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"You read these dangerous, often breathtaking essays at your own risk. A fearless analysis that makes visible how white, racial consciousness is constructed daily and then perpetuated by narcissism and naivety, Look, a White! does more than deepen and refine our centuries-old discourse on racial being. It delivers, as the best philosophy must, a clarification of what it means to be human in the casements of our differently colored skins."
Charles Johnson, University of Washington
Look, a White! returns the problem of whiteness to white people. Prompted by Eric Holder's charge, that as Americans, we are cowards when it comes to discussing the issue of race, noted philosopher George Yancy's essays map out a structure of whiteness.
He considers whiteness within the context of racial embodiment, film, pedagogy, colonialism, its "danger," and its position within the work of specific writers. Identifying the embedded and opaque ways white power and privilege operate, Yancy argues that the Black countergaze can function as a "gift" to whites in terms of seeing their own whiteness more effectively.
Throughout Look, a White! Yancy pays special attention to the impact of whiteness on individuals, as well as on how the structures of whiteness limit the capacity of social actors to completely untangle the way whiteness operates, thus preventing the erasure of racism in social life.
Excerpt available at www.temple.edu/tempress
"Many scholars explore the destructive tendencies of white supremacy, but few do so with the verbal alacrity, philosophical depth, and stylistic grace of George Yancy. In Look, a White! Yancy makes it clear: whiteness must be problematized and exposed for what it is—an intellectual and cultural straitjacket capable of strangling the life out of peoples of color and whites alike by way of its dehumanizing norms. Yancy not only names the sickness; he forces the infected to name it too. He has given white folks’ problem back to us. I, for one, am grateful."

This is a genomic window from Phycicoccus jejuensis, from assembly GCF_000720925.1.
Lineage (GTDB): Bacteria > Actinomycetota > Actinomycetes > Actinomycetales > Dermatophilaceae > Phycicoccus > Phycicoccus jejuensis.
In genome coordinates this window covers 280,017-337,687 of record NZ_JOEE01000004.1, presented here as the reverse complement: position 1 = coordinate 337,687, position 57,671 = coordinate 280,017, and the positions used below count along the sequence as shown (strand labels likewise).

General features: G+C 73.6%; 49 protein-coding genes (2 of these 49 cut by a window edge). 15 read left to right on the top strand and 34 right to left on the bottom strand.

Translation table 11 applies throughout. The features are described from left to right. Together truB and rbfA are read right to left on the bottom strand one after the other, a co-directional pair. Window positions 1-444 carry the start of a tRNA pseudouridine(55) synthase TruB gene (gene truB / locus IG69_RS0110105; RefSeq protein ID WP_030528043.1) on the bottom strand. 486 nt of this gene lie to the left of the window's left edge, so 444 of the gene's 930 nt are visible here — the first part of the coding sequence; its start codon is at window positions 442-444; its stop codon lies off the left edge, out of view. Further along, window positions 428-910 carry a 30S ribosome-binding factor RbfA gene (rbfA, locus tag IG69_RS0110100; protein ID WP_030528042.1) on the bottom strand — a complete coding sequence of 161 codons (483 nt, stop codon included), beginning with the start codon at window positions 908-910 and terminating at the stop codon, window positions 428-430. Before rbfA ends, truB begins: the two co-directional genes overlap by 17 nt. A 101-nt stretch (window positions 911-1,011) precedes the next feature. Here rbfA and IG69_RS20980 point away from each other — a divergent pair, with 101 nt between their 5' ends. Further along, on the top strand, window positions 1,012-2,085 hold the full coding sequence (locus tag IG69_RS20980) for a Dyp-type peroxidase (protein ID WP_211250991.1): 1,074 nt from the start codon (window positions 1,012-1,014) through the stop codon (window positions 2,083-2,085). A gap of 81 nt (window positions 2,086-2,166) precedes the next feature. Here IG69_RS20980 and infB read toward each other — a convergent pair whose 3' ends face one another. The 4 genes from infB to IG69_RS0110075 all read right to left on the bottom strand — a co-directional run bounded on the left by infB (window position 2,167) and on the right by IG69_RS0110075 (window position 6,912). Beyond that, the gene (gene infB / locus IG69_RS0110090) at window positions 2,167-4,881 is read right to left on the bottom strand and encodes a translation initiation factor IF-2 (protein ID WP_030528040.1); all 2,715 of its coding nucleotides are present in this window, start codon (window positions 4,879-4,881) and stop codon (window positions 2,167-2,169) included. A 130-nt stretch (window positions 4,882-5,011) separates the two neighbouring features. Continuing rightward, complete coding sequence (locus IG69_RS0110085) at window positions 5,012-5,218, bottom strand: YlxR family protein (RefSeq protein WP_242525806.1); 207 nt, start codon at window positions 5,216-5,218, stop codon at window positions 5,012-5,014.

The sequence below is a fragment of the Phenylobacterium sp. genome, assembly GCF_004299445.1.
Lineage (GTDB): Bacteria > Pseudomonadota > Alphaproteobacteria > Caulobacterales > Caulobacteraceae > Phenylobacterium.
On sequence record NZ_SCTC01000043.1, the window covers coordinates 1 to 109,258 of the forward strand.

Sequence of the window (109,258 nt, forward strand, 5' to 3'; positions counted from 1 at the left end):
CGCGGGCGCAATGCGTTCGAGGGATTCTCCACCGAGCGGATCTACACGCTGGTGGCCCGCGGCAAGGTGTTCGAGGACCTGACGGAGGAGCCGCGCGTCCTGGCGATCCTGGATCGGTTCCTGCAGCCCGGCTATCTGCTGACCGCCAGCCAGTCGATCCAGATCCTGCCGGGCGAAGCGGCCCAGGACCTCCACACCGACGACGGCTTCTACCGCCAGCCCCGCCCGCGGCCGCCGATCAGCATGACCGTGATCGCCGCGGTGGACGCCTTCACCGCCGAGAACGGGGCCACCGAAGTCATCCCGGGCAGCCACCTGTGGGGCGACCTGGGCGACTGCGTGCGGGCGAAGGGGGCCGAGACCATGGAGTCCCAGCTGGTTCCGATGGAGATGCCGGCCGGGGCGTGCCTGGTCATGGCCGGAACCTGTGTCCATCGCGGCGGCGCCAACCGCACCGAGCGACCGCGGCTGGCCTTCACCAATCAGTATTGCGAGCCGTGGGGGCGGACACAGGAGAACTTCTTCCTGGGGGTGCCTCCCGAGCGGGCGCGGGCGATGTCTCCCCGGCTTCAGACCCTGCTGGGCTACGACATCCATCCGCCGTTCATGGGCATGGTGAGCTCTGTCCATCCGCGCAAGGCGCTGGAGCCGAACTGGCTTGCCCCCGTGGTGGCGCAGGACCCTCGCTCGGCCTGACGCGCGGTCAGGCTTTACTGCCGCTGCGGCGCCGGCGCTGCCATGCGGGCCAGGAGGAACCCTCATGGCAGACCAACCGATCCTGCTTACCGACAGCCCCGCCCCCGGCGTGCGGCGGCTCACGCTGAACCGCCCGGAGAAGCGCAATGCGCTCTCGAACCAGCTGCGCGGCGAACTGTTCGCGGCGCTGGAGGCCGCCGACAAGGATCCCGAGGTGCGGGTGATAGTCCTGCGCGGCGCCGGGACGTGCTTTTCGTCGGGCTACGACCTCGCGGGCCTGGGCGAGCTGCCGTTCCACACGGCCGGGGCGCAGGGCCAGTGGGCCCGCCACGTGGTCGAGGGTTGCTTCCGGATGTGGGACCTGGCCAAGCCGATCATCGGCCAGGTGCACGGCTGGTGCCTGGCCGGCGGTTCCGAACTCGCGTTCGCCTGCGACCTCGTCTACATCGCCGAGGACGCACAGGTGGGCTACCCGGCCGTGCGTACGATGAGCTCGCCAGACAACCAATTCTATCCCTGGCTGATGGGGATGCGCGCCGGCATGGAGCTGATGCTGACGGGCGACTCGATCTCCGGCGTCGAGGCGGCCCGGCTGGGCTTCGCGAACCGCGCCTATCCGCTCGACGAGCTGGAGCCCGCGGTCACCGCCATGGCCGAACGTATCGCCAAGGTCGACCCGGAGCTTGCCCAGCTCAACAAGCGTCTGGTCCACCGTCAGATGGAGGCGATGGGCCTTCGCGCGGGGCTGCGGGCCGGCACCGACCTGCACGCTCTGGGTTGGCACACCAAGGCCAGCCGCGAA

Tim Wise, author of White like Me: Reflections on Race from a Privileged Son and Dear White America: Letter to a New Minority
"Look, a White! is an insightful addition to the growing shelf of works interrogating whiteness and its ways. George Yancy provides useful tools for those seeking to do away with the effects."
Noel Ignatiev, Massachusetts College of Art
"Yancy shares his experience as a black male philosophy professor teaching topics on race to white students. He very effectively uses a quasi-autobiographical narrative to situate various issues regarding race within the classroom, which he takes to be a model of racial discourse that mirrors American society.... Summing Up: Recommended."
"Its rich offering of examples of white privilege from university settings would make it particularly attractive to college students, as well as faculty....Yancy turns the tables on white people, making them the object rather than the subject of a racializing gaze.... The result...is compelling...[and] a beneficial addition to the growing field of critical philosophy of race."
Foreword: Racist Onions and Etchings • Naomi Zack
Introduction: Flipping the Script
1. Looking at Whiteness: Finding Myself Much like a Mugger at a Boardwalk’s End
2. Looking at Whiteness: Subverting White Academic Spaces through the Pedagogical Perspective of bell hooks
3. Looking at Whiteness: The Colonial Semiotics in Kamau Brathwaite’s Reading of The Tempest
4. Looking at Whiteness: Whiting Up and Blacking Out in White Chicks
5. Looking at Whiteness: Loving Wisdom and Playing with Danger
6. Looking at Whiteness: Tarrying with the Embedded and Opaque White Racist Self
George Yancy is Professor of Philosophy at Duquesne University and Coordinator of the Critical Race Theory Speaker Series. He is the author of Black Bodies, White Gazes: The Continuing Significance of Race, which received an Honorable Mention from the Gustavus Myers Center for the Study of Bigotry and Human Rights. He has also edited twelve influential books, three of which have received Choice Awards. He was also recently nominated for the Duquesne University Presidential Award for Excellence in Scholarship
Race and Ethnicity
Philosophy and Ethics
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